Cal's life,  Canada,  United States of America

Veut, Veut Pas, I Say Goodbye

Hey friends,

I hope you are well. It has been an emotional roller-coaster for me.

First, I visited my mum and her family in Washington DC. My sisters and Michael, my brother-in-law, surprised me by coming as well. While revisiting some of the big institutions of the country, we also reconnected with family members we never really knew. We got very lucky to spend time with some wonderful women who shaped who my mum has become and impacted our lives without us knowing. Spending time in this country, with people who had met my grandparents and who loved my mum as their daughter, was a very intense identity reconstruction for my sisters and me. We were welcomed with open arms and treated with such kindness because they loved my mum. One of the biggest demonstrations of love I have lived.

Growing up, our family’s biculturalism was undermined by the only language we spoke at home: French. While I sometimes felt off within the French culture, I surely did not feel American in the United States.  In college, this girl, who was also half-American, told me I was less American than she was because she had an American accent and went to visit her family in the country every year. With time, I started saying I was a fake American. 

It is only by being here, in this country, surrounded by my family, and understanding where my mum is from, that I realized I am not. Language is not the only enactment of culture. We developed ways of interacting which are a mix between my American mum and my French dad. We created our own blend of cultures. It is still hard for me to define which trait is French and which isn’t, which trait is American and which isn’t. Because it is only when faced with the abnormality of a trait in one culture that I can link it to the other. And who is to say I have or have not been impacted by one country and its culture? Who is to entirely deny the feeling of displacement I feel in either country? 

I lived in Ireland for 4 years. My sister still lives there and is marrying an Irish man (love you, Michael). A lot of my best friends are Irish. I love and take pride in that country, and always seek Irish people wherever I go. So, yes, I am not Irish the same way people who grew up there are. But can anyone state, without a doubt, that who I am wasn’t shaped at all by the Irish culture?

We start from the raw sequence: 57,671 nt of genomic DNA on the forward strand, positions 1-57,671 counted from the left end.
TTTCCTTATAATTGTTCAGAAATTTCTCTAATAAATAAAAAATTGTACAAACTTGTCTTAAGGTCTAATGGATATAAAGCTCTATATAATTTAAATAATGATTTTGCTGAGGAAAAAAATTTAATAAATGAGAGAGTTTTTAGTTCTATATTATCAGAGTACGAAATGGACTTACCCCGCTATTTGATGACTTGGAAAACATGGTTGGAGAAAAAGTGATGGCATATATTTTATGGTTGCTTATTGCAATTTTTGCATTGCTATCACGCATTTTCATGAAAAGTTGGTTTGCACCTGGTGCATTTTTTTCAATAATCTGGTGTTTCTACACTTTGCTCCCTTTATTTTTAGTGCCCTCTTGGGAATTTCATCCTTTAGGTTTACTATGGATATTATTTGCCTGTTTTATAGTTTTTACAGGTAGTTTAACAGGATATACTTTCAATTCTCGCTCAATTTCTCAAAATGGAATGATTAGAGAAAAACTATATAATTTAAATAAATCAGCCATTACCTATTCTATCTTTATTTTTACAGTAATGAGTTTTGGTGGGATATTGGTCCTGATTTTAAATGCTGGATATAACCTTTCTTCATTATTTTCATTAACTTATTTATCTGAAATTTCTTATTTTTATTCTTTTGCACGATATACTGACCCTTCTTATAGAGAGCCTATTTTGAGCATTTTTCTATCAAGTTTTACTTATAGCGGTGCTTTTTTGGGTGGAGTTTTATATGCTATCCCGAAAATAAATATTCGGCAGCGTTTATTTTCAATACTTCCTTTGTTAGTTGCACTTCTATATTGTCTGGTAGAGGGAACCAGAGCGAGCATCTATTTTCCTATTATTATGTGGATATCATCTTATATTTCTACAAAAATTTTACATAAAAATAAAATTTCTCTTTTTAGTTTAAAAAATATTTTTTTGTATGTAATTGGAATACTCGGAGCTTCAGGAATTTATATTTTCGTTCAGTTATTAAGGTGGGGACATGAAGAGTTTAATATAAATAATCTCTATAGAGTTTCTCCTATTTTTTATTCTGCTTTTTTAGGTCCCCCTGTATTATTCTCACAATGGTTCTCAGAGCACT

Anyways… I left DC and came back to Squamish after 24 hours of sleeping on the plane, in the airport, on the bus, and at a McDonald’s. I spent two marvelous weeks with the Primos, who deserve to be introduced: Lisa, Felipe, Martin, Matt, and James, officially. Unofficially, Simon and Lucas. All slackliners. I got to see them on high lines 23 meters above the water, surrounded by mountains and sunsets. We also made lots of food, laughed a lot, and drank too much coffee (thanks Felipe for the addiction I am leaving with). I put a hole through Eileen and installed a ventilation system, which thankfully has not been leaking yet. I got help from Dan, the neighbor, to fix my door and let the caulk dry inside. It took me two weeks of being completely lost in life and four days of “I’ll leave tomorrow” to finally set sail. And it was heartbreaking to leave such a heartwarming place to go towards a new unknown… But isn’t it the lifestyle I chose? 

So, about 1,000 miles and many many songs later, I got to Utah! The drive took me through two snow storms and some beautiful views. I got to meet a fisherman from Alaska in a random marina and was welcomed by two sweet people who helped me fix my tires in Salt Lake City and a lady who let me park by her house to be safe at night. I also reunited with Ryan (from the Athletes Convoy ;)) and finally put a face to David’s name, a lovely human being who’s been helping me and dealing with my indecision for the past year by email. 

Yesterday, this 75-year-old lady on the bus told me she was proud of me. Somehow, it moved me a lot. I had told her about my project and my doubts. With such kindliness, she told me I have a lot of time to figure it out. I felt like she was proud of passing the torch on to the generation of women I am part of. Her few words were very powerful and meant a lot to me. While I do not remember her name, I remember her face and voice and I would like to thank her very much. 

All to say… I am still slowly overcoming my last heartbreak, but I am sure Utah will work out great! (It’d better be! I  went to every single business in Alta, Snowbird, and Brighton to find a job, hehe)

Thank you friends for the support through the tears and for always being there through my unsolvable dilemmas. 



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